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How to prepare for your Family Law Attorney.

Updated: Jul 8

Your Attorney is your advisor and advocate with the court. They are trained and experienced to help you with the legal system, but they are busy professionals. An Attorney's time is valuable to them and can be expensive if you are not prepared. Here are five of my tips that will help prepare you for your journey into Family Court.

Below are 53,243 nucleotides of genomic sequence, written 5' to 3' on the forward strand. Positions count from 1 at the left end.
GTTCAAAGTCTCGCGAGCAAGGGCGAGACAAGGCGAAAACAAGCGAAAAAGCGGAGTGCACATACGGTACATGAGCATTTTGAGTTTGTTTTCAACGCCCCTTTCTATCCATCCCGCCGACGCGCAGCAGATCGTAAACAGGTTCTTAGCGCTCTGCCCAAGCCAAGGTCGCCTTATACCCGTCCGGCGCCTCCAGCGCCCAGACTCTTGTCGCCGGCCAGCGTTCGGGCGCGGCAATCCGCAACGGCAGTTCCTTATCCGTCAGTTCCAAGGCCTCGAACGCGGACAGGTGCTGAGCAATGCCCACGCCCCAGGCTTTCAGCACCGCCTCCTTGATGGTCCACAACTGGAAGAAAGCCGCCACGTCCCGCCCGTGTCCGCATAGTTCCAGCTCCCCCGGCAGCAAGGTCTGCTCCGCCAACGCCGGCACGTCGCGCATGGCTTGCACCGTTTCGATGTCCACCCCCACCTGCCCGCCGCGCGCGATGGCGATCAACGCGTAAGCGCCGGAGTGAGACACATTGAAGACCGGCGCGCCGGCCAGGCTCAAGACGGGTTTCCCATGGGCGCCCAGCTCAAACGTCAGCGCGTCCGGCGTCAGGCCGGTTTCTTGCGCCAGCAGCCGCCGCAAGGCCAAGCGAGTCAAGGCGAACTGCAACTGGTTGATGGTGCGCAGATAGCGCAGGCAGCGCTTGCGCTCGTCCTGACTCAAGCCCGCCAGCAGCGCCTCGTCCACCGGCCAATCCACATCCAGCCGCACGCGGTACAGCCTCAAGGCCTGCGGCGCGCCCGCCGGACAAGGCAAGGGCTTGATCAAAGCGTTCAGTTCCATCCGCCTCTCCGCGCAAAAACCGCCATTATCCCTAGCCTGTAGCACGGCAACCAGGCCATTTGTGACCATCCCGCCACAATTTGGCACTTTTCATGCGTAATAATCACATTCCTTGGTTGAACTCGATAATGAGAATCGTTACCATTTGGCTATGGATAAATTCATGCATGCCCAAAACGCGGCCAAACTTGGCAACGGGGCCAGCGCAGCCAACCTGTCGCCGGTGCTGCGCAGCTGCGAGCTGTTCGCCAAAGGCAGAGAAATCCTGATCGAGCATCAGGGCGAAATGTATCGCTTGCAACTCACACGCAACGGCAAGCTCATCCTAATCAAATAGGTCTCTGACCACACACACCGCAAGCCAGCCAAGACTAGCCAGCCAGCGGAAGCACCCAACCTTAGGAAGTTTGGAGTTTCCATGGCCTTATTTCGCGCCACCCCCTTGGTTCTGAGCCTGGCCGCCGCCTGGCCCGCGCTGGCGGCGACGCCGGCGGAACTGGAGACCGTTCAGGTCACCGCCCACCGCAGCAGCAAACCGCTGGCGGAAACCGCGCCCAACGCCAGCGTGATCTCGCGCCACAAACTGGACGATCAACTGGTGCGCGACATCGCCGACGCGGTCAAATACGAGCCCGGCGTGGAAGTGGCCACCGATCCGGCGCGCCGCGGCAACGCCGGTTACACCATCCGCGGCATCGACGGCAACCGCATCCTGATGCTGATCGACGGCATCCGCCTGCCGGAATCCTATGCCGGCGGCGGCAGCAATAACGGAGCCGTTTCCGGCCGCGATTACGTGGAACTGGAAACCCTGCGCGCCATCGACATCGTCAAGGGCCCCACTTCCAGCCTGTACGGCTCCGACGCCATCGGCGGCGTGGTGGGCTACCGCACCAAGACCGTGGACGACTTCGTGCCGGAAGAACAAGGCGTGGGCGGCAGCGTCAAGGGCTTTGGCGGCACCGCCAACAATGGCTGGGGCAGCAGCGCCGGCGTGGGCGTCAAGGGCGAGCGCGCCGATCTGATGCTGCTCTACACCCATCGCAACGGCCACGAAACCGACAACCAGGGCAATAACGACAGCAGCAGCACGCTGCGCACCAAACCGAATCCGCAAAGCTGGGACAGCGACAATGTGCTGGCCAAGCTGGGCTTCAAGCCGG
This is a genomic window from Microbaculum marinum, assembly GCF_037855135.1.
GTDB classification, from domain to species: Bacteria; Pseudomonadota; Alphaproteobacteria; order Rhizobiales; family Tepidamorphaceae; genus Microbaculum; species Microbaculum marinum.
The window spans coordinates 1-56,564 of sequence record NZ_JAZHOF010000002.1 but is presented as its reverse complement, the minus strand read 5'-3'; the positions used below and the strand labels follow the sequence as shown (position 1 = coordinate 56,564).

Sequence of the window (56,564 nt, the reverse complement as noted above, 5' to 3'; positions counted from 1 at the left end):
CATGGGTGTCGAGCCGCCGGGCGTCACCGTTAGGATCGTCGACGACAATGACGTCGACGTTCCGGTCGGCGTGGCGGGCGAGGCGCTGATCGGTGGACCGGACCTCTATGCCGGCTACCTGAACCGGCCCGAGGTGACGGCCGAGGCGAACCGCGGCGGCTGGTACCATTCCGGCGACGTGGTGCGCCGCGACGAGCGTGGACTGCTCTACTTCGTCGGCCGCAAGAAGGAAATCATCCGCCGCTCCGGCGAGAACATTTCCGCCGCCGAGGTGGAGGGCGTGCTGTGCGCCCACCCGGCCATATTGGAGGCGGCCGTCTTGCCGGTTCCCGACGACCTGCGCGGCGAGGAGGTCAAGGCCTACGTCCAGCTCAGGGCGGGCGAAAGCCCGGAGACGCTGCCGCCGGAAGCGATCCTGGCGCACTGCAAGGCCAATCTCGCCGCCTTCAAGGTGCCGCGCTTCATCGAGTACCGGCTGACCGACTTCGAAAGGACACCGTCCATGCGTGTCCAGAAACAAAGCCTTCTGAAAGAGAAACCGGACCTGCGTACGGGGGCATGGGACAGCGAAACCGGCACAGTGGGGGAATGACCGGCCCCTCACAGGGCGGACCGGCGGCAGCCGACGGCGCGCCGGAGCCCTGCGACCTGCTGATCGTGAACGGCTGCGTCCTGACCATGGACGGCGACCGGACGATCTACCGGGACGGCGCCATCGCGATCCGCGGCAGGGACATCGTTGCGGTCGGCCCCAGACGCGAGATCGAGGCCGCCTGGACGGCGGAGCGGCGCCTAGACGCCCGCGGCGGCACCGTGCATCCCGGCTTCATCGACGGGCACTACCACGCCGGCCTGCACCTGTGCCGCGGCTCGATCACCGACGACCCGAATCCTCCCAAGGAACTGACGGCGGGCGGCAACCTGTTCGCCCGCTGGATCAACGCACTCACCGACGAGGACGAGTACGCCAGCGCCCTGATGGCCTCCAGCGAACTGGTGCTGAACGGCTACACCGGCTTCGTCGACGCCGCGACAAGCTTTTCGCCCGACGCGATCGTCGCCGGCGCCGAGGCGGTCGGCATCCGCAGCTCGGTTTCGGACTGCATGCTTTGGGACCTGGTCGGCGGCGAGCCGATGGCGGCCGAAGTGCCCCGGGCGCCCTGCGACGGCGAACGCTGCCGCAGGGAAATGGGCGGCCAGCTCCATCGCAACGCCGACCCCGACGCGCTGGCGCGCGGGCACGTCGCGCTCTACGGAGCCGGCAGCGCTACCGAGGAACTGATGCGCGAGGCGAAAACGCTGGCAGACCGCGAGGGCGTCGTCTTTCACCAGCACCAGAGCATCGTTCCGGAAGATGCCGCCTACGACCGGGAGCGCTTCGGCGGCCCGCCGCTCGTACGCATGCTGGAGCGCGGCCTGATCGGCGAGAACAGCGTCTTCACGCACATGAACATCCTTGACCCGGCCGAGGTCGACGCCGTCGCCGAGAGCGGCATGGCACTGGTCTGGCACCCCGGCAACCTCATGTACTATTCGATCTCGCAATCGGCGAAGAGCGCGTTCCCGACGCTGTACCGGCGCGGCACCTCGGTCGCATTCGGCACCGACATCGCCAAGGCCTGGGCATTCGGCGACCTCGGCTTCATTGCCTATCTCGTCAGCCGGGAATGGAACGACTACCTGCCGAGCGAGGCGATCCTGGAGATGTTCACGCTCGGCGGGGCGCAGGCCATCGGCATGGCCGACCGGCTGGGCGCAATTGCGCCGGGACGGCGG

1. Define your custody goal. Be clear and specific. For example, I want 50/50 custody. I want to avoid a jurisdiction change. I want child support raised to $800. State why this is reasonable. I have lived in one place for three years while the other parent is moving again. We have been to this court before; the judge knows our case. My Ex has just gotten a big promotion. Emphasize what is best for the child. My Ex has a new wife with her own kids; my child needs more from me. I can’t afford the distant travel for my child’s visits. My child is growing so fast and needs new clothes all the time. Prioritize, don’t ask for everything at once. Not: I want 50/50 custody and no change of jurisdiction and child support raised to $800. 2. Know Best-Interest-Of-The-Child guidelines in your state. Every state has its standard list. The judge will consider this list when ruling on your case. Read it over again and again. Build your case around this list. Think like the judge will think about what’s best for your child. 3. Organize your evidence. Decide if you have the relevant evidence, or if you have to create it. Evidence must be documented. Print out emails, Facebook posts, texts etc... Create a timeline. Pair your evidence to prove your point in a true, credible, documented time sequence. If you need to build evidence, begin communicating only by email and text so you will have the documents you need. Prepare evidence to defend yourself against what you feel may be used against you. . Think twice about everything you email, text and post. Be rational and reasonable. Say less and say it carefully. Your Ex will highlight your angriest posts or communications to the court. 4. Collect medical, educational, tax and expense documents. Copy school reports to show attendance, academic scores and behavioral issues. Assemble medical records showing missed appointments, ignored medical suggestions, medical visits you have not been notified to co-attend. Note any changes in medical professionals without your knowledge or consent. Check dental records to make sure your child is up-to-date. Keep receipts of what you spend – food, housing, clothing, gas. Use notation on your checks. Keep your monthly credit card bills and annual tax statements. 5. Plan how YOU want to present your case. Define your desired outcome and assemble your evidence in such an organized timeline that your outcome is the only logical choice. Remember that your case must be built around the best interest of the child guidelines in your state. Have a realistic expectation of how long it can take to achieve your result. Legal cases are seldom resolved in a single court session. Be open to the possibilities of orders you can ask for during a trial to move you towards the custodial and parenting plan that you want. Preparing the case WITH your attorney can take multiple sessions and months of organizing before the attorney gets to court to contribute their unique value presenting and arguing your case. My goal and the purpose of these checkpoints is to help you prepare your case FOR your attorney so that your attorney's time and your funds are used in the most effective way. #FamilyCourt #ParentsNotVisitors #SharedParenting #mrscustodycoach

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